Illustration from The Illustrated London News, 14 February 1874, depicting the printing premises of George Meek and the workshop of Eugene Rimmel. More at www.ouls.ox.ac.uk/bodley/about/exhibitions
This single-sheet valentine writer offers tongue-tied lovers (or mischief-makers) a choice of ready-written verses, both love-struck and comic, to send to a beloved (or to an unlucky victim). Published by J. Catnach, London, 1833
Hand-coloured valentine, c. 1840s, in the form of a rebus or word puzzle; the pictograms must be deciphered to un¬lock its expressions of adoration
Novelty inspired by the divorce proceedings between King George IV and Queen Caroline. On one side, lovers gaily ascend the rungs of love to ‘Solemnization’; on the other, they descend into bitter ‘Separation’. Published by W. Darton, London, 1819
Uncut scrap sheet, showing women’s hands holding posies and various amorous mottoes. Published by Raphael Tuck & Sons Ltd, London, c. 1870–1900
Woodcut valentine, c. 1840s, crudely coloured, depicting a gardener picking a red rose for his beloved. Printed on cheap, plain paper, it would have been priced at the lower end of the market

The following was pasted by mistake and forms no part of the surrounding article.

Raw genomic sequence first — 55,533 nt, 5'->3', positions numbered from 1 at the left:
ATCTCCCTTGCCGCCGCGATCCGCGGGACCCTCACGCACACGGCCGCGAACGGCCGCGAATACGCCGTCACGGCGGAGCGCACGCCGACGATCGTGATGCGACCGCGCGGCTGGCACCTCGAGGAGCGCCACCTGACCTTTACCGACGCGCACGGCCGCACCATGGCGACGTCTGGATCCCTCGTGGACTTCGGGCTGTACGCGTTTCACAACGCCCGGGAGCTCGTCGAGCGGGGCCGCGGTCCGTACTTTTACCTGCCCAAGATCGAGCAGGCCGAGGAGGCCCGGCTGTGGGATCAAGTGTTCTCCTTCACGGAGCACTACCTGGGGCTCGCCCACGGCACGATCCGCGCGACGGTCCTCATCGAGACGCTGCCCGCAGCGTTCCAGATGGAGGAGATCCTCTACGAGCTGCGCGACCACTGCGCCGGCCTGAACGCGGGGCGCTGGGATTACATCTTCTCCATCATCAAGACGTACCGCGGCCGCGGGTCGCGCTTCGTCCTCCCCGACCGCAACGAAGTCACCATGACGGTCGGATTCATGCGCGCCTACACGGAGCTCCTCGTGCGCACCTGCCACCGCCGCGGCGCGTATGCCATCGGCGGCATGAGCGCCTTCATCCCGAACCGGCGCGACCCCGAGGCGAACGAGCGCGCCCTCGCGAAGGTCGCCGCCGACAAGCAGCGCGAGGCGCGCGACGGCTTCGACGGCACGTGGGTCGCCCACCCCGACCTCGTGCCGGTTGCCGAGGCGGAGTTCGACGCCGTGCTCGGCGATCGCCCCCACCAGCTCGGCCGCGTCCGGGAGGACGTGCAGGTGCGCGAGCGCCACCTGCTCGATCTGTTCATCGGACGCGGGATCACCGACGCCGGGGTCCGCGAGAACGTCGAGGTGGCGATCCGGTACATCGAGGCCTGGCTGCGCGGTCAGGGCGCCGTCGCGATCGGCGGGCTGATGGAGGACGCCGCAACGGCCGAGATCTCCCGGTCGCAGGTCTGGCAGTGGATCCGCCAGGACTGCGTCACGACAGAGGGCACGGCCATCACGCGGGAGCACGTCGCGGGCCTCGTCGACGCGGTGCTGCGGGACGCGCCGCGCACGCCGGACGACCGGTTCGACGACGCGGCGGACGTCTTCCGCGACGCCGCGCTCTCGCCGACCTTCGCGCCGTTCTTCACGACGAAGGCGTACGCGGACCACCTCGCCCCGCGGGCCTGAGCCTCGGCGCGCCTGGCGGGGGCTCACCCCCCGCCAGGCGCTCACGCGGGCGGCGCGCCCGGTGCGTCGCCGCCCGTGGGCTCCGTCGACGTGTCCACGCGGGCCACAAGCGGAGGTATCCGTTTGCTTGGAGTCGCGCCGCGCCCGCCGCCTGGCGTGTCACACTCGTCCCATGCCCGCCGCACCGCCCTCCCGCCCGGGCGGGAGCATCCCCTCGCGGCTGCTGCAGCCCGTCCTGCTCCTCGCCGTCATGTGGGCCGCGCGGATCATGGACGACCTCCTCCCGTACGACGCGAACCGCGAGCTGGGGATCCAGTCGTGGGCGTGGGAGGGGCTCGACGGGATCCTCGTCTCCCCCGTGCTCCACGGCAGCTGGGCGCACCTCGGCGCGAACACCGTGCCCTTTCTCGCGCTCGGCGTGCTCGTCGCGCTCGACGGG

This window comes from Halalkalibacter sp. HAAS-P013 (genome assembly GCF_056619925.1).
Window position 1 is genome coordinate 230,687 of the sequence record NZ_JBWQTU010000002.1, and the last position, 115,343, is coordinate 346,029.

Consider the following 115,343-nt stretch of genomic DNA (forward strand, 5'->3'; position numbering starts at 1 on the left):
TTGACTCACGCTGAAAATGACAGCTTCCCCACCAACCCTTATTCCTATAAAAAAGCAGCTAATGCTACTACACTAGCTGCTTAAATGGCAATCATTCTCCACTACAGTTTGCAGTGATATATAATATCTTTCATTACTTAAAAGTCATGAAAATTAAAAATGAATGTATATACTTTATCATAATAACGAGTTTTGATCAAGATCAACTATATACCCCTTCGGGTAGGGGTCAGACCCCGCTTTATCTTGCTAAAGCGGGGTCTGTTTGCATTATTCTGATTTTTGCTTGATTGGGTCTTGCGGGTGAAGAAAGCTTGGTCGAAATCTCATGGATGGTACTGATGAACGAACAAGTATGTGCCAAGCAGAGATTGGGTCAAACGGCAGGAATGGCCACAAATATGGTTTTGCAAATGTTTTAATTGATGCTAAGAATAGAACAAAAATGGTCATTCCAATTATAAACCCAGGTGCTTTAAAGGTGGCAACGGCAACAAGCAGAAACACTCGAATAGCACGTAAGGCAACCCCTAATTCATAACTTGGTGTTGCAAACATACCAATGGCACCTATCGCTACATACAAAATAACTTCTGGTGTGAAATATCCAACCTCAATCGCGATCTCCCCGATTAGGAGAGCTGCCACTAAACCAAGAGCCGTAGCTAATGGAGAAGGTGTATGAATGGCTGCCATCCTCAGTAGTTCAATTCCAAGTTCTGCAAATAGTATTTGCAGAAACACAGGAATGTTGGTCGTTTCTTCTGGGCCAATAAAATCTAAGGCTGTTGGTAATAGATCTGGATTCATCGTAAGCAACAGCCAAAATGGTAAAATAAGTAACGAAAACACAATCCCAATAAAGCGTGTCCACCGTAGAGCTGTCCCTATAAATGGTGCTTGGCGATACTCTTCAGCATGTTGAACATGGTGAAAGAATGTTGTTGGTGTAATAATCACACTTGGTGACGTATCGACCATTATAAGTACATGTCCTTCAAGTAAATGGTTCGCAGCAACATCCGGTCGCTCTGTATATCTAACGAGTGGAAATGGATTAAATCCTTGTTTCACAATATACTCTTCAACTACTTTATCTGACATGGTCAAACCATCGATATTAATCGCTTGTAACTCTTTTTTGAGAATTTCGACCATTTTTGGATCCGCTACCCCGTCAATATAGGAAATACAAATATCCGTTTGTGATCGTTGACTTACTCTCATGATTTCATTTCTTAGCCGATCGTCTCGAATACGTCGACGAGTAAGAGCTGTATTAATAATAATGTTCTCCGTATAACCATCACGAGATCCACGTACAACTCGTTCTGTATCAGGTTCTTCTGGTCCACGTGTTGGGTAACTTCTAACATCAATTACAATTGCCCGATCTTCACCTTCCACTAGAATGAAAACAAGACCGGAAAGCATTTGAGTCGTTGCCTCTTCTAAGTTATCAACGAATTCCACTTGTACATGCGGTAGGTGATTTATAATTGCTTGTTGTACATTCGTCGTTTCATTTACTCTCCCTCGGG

Lace-paper valentine with hand-painted satin, scraps, feathers and tinselling. Embossed by Dobbs, Bailey & Co. Watermarked and postmarked 1845, addressed to Miss Powys
Stencil-coloured woodcut published by A. Park, c. 1835–40. Comic valentine of an ugly spinster, and verse sniping: ‘If the devil step’d, old lady, from his regions just below, He couldn’t find a picture like the one before me now'
Chromolithographed display card for the valentine-maker Jonathan King, London, c. 1870s
What are these?